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By Drew Markol, TSN Contributor - Archive - Email
Nobody asked me, but...
Philadelphia, PA (Sports Network) - I'm glad that it worked out right for the NHL. They deserved something like this considering all of the problems they had at the start of their season.

Two "original six" teams hooking up in the Stanley Cup - for the first time since 1979, by the way - is just a stroke of good luck.

Getting the cover of Sports Illustrated, thanks, largely to there being no horse worth a darn in the Triple Crown races is a nice touch, too.

Putting on their usual tremendous show only adds to the fun. Is there a more exciting finish in sports than an overtime NHL playoff game? The answer is no.

All right, with all of that praise out of the way, let's get back to what we have coming beginning Wednesday night:

The storylines are fabulous.

You have the Boston Bruins, Stanley Cup winners from two years ago, and the sentimental favorites of many after the tragedy with the Boston Marathon two months back. And toss in their rabid fan base, and the fact the B's are really, really good doesn't hurt, either.

And the Chicago Blackhawks. All they did was defy the norm.

After a wondrous regular season in which they blew away the field, many thought, as has happened so many times in every sport, that they would stumble along the way early in the playoffs and everything they did in the winter would be forgotten.

Not so. And toss in their rabid fan base and the fact the Blackhawks are really, really good, doesn't hurt, either.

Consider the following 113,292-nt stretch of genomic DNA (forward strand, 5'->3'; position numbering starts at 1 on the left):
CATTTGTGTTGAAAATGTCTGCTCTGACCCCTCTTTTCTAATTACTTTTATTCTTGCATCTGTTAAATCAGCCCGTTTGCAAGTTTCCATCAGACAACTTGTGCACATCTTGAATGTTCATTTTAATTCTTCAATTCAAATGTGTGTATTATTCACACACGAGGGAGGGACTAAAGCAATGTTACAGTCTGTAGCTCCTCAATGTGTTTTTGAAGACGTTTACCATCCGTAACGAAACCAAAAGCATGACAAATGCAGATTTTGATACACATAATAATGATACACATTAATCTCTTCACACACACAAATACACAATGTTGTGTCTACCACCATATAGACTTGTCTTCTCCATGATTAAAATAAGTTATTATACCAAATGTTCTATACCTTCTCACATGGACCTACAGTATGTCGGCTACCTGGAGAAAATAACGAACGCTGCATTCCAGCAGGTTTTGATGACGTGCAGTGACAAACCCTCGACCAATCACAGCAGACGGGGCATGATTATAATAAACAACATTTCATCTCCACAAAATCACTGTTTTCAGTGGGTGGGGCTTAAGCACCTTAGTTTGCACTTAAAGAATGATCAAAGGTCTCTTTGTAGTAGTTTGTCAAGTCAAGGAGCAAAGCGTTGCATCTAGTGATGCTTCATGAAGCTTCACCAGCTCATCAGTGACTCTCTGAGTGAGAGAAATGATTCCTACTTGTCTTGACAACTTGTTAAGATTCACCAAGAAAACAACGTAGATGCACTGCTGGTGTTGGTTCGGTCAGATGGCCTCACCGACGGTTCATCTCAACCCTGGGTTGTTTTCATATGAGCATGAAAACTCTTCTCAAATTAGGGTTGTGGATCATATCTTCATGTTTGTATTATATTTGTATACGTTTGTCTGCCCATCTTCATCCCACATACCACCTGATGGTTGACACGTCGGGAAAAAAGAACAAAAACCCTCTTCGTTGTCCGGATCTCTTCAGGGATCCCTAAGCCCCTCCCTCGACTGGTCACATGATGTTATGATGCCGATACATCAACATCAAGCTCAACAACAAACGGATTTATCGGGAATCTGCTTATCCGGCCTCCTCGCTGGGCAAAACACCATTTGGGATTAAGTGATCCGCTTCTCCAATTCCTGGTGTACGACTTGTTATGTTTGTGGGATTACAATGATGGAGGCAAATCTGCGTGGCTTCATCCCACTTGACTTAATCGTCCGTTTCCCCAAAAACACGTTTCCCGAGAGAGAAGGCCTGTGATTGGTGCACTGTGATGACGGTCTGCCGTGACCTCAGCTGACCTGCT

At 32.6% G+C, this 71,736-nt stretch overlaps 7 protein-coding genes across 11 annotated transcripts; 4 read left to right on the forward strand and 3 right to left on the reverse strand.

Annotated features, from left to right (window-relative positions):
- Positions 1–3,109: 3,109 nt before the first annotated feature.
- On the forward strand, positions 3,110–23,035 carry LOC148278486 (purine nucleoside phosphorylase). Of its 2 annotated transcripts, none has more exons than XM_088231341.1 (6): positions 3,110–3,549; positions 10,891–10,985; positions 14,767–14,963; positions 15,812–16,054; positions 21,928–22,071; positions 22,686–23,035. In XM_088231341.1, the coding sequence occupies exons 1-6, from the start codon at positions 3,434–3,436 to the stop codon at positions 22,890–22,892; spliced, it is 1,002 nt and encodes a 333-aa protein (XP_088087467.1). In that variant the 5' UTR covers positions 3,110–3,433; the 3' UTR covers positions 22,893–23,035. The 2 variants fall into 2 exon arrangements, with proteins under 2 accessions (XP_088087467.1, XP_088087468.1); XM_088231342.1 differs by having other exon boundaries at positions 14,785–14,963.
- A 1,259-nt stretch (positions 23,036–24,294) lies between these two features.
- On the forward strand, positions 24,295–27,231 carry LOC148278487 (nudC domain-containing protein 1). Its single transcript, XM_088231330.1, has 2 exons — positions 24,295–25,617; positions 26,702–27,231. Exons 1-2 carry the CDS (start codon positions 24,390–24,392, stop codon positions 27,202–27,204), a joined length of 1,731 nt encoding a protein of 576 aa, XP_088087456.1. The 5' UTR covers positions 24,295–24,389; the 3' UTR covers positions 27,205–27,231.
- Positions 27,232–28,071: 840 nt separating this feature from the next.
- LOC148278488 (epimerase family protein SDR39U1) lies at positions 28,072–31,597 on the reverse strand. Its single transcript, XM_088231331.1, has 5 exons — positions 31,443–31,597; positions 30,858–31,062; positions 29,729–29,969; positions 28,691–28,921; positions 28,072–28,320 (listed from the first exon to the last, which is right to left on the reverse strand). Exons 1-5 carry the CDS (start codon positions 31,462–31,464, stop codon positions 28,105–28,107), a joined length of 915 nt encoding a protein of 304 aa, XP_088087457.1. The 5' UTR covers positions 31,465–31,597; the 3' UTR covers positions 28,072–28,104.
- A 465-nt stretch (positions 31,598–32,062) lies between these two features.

Both teams have blown through the playoffs to set up their showdown. When was the last time two teams playing this well, so on top of their games, met with everything on the line? Been a long time.

As good as Chicago has been, Boston has been perhaps even a little better.

Yes, the Blackhawks dumped the defending champion Los Angeles Kings, but the Bruins swept away the Pittsburgh Penguins, a team many expected to win the Stanley Cup.

It's just a perfect storm with two red hot teams.

The only other thing needed, and what the NHL could use in this series, is, duh, for it to go seven games.

With the NBA Finals wrapping up on June 20 - if the series between the Miami Heat and the San Antonio Spurs goes seven games - the NHL will have a little monopoly on the sports world for almost a week.

A Game 7 for the Stanley Cup would be played June 26. No NBA to get in the way, no U.S. Open to get in the way, only baseball in midstream. In other words, it would be the NHL all the way (of course, the NFL could move the 2014 Draft to June 26 to make sure nobody gets more attention than it does, but hopefully that won't happen).

Now, who wins? A big part of me says to go with the Blackhawks. I love their energy, and their team speed, plus the confidence they gained by kicking everybody's butts for four months is invaluable.

Granted they haven't played the Bruins this season because of the condensed regular season, but that shouldn't matter, should it?

Well, in this case it does because my mind, and my heart, thinks Chicago wins, so I'm picking the Bruins.

Home ice advantage, which the Blackhawks have, won't matter. Boston will steal Game 2 in Chicago, win games 3 and 4 at home and then come back for Game 6 and take the Stanley Cup in six.

So there you have it. I'm thinking Chicago, picking the Bruins in six and will watch as the Blackhawks win in a sweep.

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